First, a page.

Saucepan As Trucker Cap

If you’ve never worn a saucepan on your head for any length of time, I don’t greatly recommend it as a headpiece of comfort.  When I wore a small gravy pan into town many years ago, it kept slipping down the back of my head, and the handle would occasionally hit my shoulder, producing a not-altogether-unpleasant “bong” through my skull.  I’m reasonably sure it didn’t have any gravy still in it, because it probably would have remained more stationary on my pate.

What is interesting about wearing an item of cookware however, is the instant sense of self-awareness it produces.  On this particular occasion I became acutely aware of myself and everyone around me, and let me say… it was not altogether pleasant.  Many pairs of eyes warily rested upon my own, searching deeply, no doubt, for a murderous penchant or some other recalcitrant sign of insanity.

In the meantime, I was highly adrenalised.  This behaviour was obviously threatening to many people, not least to my own sense of self.  All my normal, beige, behavioural scripts were jumping up and down, screaming.  A simple metal pot on my head was turning my world upside down.

If I’ve raised you boys correctly, both of you will have a sense of awareness of yourselves.  One thing you should realise is that most people are not self-aware.  That’s not being nasty or pompous.  It is the truth.  Most people do what they do robotically, as if they have a computer script that they run for each activity.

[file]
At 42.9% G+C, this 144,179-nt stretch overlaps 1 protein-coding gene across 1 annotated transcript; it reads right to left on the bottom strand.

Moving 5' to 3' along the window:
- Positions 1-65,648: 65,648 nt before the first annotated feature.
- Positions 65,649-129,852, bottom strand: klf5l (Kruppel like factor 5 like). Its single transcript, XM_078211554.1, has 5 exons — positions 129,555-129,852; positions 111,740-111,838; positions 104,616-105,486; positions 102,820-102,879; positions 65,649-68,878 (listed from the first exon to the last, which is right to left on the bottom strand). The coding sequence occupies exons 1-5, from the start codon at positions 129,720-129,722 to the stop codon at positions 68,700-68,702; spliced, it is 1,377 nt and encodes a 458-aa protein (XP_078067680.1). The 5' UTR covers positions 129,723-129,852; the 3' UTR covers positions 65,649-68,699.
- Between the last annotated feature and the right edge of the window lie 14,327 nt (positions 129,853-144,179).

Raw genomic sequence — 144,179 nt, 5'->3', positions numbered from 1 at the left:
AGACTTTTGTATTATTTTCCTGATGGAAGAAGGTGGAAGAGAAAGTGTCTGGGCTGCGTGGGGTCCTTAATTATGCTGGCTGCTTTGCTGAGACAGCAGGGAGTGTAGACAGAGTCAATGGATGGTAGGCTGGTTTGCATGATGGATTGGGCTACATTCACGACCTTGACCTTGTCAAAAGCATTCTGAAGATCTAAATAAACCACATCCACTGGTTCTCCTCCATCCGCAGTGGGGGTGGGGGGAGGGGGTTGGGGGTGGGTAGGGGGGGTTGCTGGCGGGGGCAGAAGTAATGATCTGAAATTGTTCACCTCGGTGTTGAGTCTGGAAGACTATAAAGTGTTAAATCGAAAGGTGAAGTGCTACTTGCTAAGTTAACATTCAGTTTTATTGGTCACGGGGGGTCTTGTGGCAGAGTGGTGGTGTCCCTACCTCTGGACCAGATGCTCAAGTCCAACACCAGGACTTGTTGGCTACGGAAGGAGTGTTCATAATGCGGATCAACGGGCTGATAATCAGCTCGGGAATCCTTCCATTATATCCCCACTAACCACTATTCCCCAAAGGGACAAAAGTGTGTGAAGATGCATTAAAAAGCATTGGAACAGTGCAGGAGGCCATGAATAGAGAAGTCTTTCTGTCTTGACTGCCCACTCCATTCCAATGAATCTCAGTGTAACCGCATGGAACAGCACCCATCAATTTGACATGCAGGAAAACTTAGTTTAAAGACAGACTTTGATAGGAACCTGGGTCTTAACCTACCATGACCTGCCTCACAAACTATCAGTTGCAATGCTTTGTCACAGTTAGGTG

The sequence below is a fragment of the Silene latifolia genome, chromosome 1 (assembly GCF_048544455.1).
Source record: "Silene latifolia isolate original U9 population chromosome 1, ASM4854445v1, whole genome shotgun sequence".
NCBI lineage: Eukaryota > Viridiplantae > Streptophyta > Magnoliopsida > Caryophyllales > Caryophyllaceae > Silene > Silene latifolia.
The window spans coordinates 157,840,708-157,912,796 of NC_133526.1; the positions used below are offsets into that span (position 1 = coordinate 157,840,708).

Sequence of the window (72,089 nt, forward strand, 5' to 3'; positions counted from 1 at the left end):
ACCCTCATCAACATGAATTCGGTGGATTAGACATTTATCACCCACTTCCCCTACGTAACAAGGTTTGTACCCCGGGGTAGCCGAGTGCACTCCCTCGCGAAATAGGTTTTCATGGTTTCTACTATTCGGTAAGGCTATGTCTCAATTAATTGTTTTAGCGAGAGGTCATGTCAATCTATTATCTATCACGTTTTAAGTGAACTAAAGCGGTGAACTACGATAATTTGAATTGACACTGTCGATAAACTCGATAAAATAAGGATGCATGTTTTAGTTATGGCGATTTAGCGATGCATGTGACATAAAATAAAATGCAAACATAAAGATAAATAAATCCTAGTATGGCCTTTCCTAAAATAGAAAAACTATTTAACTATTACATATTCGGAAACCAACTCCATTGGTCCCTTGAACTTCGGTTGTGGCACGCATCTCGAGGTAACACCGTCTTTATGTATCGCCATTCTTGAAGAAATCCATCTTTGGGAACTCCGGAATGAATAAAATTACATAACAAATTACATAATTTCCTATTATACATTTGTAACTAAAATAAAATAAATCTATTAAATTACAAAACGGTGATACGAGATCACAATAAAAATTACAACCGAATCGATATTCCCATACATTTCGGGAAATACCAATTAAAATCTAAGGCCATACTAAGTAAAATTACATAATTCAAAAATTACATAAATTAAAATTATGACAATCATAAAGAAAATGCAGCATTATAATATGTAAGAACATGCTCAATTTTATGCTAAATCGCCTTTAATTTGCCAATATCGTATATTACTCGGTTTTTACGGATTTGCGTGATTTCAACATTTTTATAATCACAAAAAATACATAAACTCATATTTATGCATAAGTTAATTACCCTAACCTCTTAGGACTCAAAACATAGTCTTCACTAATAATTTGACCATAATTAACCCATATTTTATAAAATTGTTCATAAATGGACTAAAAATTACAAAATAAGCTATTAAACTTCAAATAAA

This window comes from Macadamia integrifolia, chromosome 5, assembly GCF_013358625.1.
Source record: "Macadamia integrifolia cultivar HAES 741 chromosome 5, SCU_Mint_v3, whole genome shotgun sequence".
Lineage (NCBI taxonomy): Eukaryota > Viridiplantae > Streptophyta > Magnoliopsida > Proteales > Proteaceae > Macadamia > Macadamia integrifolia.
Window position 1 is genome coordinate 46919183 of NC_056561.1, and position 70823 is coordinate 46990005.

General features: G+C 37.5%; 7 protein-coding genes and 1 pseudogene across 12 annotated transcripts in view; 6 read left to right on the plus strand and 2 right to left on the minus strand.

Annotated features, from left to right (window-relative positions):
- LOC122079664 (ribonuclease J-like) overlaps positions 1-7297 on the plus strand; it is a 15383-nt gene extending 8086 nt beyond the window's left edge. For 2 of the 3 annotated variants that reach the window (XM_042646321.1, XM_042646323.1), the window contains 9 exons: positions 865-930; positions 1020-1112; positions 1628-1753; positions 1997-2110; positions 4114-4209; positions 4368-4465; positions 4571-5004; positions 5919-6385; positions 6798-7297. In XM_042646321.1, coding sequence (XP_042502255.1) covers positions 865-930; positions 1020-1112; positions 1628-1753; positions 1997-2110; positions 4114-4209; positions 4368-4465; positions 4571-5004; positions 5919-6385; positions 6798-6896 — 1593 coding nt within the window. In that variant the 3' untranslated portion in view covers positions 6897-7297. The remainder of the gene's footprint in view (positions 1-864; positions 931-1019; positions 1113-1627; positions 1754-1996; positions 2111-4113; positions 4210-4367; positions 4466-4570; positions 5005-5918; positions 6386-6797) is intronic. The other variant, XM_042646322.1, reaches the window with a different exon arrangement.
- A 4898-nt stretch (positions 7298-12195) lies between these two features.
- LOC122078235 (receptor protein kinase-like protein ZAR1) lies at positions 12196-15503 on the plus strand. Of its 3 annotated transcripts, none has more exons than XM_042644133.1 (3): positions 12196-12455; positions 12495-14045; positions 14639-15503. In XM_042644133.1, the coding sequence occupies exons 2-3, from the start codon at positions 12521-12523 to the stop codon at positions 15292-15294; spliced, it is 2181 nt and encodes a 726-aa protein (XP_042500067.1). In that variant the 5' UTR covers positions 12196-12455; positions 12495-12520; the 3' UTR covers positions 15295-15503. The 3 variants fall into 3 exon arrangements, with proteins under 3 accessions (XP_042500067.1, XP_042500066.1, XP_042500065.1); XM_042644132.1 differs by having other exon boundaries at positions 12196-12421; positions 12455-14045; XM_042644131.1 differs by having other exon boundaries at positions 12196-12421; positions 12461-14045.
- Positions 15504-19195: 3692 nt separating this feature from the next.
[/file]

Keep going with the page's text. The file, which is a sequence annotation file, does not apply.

COMPUTER BOOT-UP…

RUN: INTERACTING WITH WORK COLLEAGUES SCRIPT

RUN: BITCHING ABOUT FRIENDS SCRIPT

RUN: ARGUING WITH SPOUSE SCRIPT

RUN: TRYING SOMETHING NEW SCRIPT

We all have these scripts.  They make life simpler, with less mental overhead.  They also make life dull and predictable.  Scripts are the primary reason many people are bored with their little boxy lives.

Self awareness is important because it gives you a choice.  You can choose to run a script or not.  You can choose to run part or all of a script.  When I chose to walk into town wearing a saucepan, I was ditching many scripts I held dear, and the world was suddenly a very bright and very real place to inhabit.

I walked up to the counter to buy the items I wanted, balancing my headwear so as not to drop it on some unlucky toddler’s scalp.  The lady behind the counter examined me closely.

“Are you a pothead or something?” she asked.

Maybe I was.